Mati Karwein

Matthias (Mati) Klarwein (1932 – 2002) was born to a Jewish family in Hamburg, Germany. Two years after the National Socialists came into power, his parents fled with him to Palestine. “I grew up in three different cultures, the Jewish, Islamic and the Christian. These circumstances and my family’s stern resistance against being part of any kind of orthodoxy has made me the outsider I am today and always has been. That is also why I took the name Abdul. If everybody in the Middle-East would call themselves Abdul, it would ensure a reconciliation that would end the antagonism and the wars in that part of the world. At least that’s what I thought at the time.

In the fifties Mati Klarwein moved to Paris, a city then pulsing with existentialist ideas and jazz music. His ambition was to go to Hollywood and become a movie director, but instead studied painting with Fernand Léger. Léger was never any direct source of inspiration for Mati. However it was he that introduced Mati to the artwork of  Salvador Dalí.  Mati was also profoundly influenced by both the Italian renaissance painters and the Flemish masters.

After a few years in the French capital he took residence on the Riviera, in the town of St. Tropez. There he became acquainted to numerous socialites, such as Brigitte Bardot, and also met two people that would change the course of both his private and professional lives. One was Ernst Fuchs, who advised him to refine his oil paintings by using casein tempera, something Mati has stuck to ever since. The other was a wealthy woman, Kitty Lillaz, some twenty years older than him who became his passion, mecenate, educator and travelling companion for the next seven years to come. Together they visited almost every part of the planet scurrying from Tibet, India and Bali in the east, over North Africa, Turkey and across Europe to Cuba and America in the west. Travels that supplied Mati with enough visual memories to fuel his artwork until the end of his life.

In 1961 Mati met his first wife, Sofia. Their often chaotic relationship lasted four years and resulted in the birth of one daughter, Eleonore. Sofia befriended Dali, and this initiated Mati’s own long friendship with the Surrealist. Particularly during his years in New York, Klarwein and Dali met often.

It was 1964 in New York, that Mati (by then known as Abdul Mati) caused a commotion after having exhibited his blasphemous painting Crucifixion. The motif of the painting being a myriad of people caught in a garden of earthly delights, where no sexual, racial or gender barriers are bearing any significance. Something that threw parts of the society in such a rage that Mati at one point even was attacked by a man violently chopping away with a huge axe.

Even though Crucifixion caused a lot of animosity at the time, it was also to become part of the Aleph Sanctuary, a temple-like building consisting of 78 paintings from Mati’s production, that made him climb from obscurity into a long-awaited place in the sun. The Aleph Sanctuary, namely, was the place where Carlos Santana spent hours tripping out in profound meditation over the painting Annunciation, later to become the record cover of his million selling album Abraxas.

Mati’s works came to express the spirit of a whole generation of musicians ranging from the late Jerry Garcia to the equally late, great Eric Dolphy. Wherever there would be soul-searching, astral-travelling and mind-expanding records churned out, there would also be cover paintings by Mati Klarwein. A fact that possibly shut him out from the conventional art establishment.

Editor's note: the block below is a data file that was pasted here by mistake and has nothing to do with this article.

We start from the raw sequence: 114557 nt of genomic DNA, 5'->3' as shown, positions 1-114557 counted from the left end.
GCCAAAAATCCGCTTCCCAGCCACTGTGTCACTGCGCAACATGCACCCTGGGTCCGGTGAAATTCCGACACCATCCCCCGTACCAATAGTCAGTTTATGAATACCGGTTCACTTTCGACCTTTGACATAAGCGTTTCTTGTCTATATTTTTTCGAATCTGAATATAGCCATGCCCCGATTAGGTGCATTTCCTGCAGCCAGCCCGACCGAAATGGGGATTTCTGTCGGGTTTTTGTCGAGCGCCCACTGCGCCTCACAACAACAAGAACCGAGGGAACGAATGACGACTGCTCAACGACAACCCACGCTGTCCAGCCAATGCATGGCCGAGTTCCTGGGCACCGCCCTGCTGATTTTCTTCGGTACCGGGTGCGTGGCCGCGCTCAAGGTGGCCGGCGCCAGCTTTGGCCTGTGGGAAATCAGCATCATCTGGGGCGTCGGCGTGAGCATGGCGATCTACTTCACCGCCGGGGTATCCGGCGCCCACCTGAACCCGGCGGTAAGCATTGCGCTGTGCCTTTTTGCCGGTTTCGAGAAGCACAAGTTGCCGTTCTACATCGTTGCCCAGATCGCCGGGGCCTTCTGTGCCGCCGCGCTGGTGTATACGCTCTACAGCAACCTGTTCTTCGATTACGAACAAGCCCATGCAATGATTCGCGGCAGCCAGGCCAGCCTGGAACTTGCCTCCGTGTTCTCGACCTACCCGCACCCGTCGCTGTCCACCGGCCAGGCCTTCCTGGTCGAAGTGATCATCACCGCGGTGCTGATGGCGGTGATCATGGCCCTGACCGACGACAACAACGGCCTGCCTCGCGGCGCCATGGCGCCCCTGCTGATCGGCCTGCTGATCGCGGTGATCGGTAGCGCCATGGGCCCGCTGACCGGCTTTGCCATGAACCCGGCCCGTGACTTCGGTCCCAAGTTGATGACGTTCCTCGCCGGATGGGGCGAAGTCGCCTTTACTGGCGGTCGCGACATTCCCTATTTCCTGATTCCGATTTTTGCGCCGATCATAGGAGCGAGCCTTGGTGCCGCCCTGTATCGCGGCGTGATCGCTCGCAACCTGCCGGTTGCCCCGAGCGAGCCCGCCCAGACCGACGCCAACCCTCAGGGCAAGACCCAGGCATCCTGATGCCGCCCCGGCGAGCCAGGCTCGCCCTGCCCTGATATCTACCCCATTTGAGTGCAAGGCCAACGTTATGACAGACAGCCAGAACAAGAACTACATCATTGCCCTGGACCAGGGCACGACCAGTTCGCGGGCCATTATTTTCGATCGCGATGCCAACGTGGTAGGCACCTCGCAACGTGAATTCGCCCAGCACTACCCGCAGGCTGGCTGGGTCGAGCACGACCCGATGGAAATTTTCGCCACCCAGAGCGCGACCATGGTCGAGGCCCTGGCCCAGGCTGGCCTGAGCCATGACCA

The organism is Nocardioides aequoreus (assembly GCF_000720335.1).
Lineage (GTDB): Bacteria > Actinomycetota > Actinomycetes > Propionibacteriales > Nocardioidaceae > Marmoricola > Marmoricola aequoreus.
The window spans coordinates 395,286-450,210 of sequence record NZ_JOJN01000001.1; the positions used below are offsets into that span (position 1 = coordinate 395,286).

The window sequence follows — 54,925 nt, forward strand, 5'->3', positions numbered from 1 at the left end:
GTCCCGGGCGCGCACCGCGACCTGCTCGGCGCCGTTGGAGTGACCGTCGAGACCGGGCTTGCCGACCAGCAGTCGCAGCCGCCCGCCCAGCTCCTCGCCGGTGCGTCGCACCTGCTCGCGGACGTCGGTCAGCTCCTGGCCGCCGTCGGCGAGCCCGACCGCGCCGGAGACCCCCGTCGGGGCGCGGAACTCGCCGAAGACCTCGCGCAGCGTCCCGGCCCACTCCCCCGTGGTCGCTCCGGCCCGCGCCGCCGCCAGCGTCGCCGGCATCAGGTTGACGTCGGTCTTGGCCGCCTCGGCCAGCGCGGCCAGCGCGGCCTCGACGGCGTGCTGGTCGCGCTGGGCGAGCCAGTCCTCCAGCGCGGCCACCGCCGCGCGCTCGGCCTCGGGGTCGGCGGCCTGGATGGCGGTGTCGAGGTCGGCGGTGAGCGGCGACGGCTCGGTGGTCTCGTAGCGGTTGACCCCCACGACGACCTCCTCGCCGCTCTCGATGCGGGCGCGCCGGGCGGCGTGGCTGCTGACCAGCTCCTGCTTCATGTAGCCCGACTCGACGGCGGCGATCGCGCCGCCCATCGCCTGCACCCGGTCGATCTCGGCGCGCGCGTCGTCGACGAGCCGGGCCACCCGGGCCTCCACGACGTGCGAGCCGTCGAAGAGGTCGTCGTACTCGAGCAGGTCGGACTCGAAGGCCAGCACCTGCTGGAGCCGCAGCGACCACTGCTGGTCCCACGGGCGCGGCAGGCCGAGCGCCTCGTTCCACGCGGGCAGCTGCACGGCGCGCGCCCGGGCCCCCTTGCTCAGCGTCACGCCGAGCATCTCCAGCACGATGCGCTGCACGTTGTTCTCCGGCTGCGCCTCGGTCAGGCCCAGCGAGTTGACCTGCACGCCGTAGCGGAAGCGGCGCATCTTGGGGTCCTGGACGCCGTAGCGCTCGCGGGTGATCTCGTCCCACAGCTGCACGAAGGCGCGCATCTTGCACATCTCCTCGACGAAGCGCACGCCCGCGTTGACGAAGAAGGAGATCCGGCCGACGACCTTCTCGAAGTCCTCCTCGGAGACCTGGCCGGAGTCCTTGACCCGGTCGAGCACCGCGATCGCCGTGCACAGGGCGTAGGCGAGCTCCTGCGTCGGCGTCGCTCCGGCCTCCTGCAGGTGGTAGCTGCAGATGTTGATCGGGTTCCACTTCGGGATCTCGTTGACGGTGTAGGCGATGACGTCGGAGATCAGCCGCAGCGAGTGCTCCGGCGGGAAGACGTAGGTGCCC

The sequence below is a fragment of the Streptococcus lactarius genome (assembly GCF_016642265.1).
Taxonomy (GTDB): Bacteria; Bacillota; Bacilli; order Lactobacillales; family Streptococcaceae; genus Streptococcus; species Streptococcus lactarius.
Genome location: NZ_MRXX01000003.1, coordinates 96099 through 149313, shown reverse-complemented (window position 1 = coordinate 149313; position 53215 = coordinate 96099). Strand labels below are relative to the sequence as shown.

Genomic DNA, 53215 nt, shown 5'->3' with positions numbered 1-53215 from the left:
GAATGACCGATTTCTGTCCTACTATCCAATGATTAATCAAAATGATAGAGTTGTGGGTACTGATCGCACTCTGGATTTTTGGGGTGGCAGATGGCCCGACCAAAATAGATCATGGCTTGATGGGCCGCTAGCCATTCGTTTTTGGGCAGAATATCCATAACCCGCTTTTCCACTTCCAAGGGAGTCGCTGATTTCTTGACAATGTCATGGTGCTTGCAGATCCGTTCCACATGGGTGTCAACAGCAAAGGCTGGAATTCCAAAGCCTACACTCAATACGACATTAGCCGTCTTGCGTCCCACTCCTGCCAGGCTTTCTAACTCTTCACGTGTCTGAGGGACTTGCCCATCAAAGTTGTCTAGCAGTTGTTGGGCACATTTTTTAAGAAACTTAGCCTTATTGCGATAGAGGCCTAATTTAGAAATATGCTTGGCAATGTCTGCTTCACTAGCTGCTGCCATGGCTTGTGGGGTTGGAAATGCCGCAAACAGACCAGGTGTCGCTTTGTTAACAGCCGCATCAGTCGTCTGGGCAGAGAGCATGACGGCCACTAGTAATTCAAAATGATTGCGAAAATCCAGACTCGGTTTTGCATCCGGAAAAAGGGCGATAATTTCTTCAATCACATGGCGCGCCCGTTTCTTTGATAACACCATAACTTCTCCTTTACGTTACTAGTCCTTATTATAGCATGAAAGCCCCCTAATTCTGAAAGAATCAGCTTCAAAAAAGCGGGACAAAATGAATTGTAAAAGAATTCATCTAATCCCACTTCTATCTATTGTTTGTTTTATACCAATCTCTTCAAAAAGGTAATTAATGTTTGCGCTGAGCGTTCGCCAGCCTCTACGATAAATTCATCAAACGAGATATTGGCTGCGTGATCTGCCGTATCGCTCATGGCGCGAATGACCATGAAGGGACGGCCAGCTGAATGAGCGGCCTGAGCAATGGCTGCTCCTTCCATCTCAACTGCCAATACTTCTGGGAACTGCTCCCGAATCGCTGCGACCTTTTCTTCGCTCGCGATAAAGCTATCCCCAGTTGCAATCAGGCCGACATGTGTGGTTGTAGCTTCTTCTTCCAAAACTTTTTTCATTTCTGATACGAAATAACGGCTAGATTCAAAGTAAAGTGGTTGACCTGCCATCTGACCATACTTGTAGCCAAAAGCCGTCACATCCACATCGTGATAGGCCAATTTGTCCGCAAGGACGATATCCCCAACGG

My coming across as a painter in that fashion is probably the reason why I don’t belong to the history of art today. Neither have I ever worked conventionally with galleries or any other forum within the well-defined boundaries of the world of art,” Mati points out.

Although considered a psychedelic artist by some, when asked in an interview “How do you feel about being classified as a psychedelic painter?” his response was:

“I think it’s subjective. Anybody can classify me as they wish. In the fifties I was classified as an illustrator, even though my work consisted of paintings. And in the sixties my work was classified as psychedelic. So I took psychedelics to find out what it was all about. I found out I couldn’t paint on them. I’ll tell you about a funny episode. Jean Houston and Robert Masters put together a book called Psychedelic Art in the sixties, and they came to me. They did an interview with me, like we’re doing now, to include me in their book. And they asked me, “What kind of psychedelics do you take when you’re painting?” And I said, “I don’t take anything when I’m painting. When I take psychedelics I get very horny, and I start going out to nightclubs and cruising.” (laughter)

So they said, “Well, we can’t put you in the book.” I freaked out, because I wasn’t in any book yet (laughter), and I said, “But I get my ideas when I’m high.” And they said, “Alright, we’ll put you in the book.” Next they asked me for the names of other psychedelic painters, and I gave them a whole list, including Fuchs. I called them all up right away, and I told them, “Tell them that you’re taking psychedelics!” And they all got in the book. (laughter)

In the late sixties, Klarwein moved to New York, and was living and working in a loft on 17th Street. In 1971, he conceived the idea of the Aleph Sanctuary, an enclosed space 3 meters by 3 meters by 3 meters with 78 of his paintings to form the interior. This ‘portable chapel’ was exhibited in places as diverse as Colorado, California and Paris, while also being on more or less ‘permanent display’ in his New York loft.

On March 7th, 2002, Abdul Mati Klarwein died after a lengthy illness.



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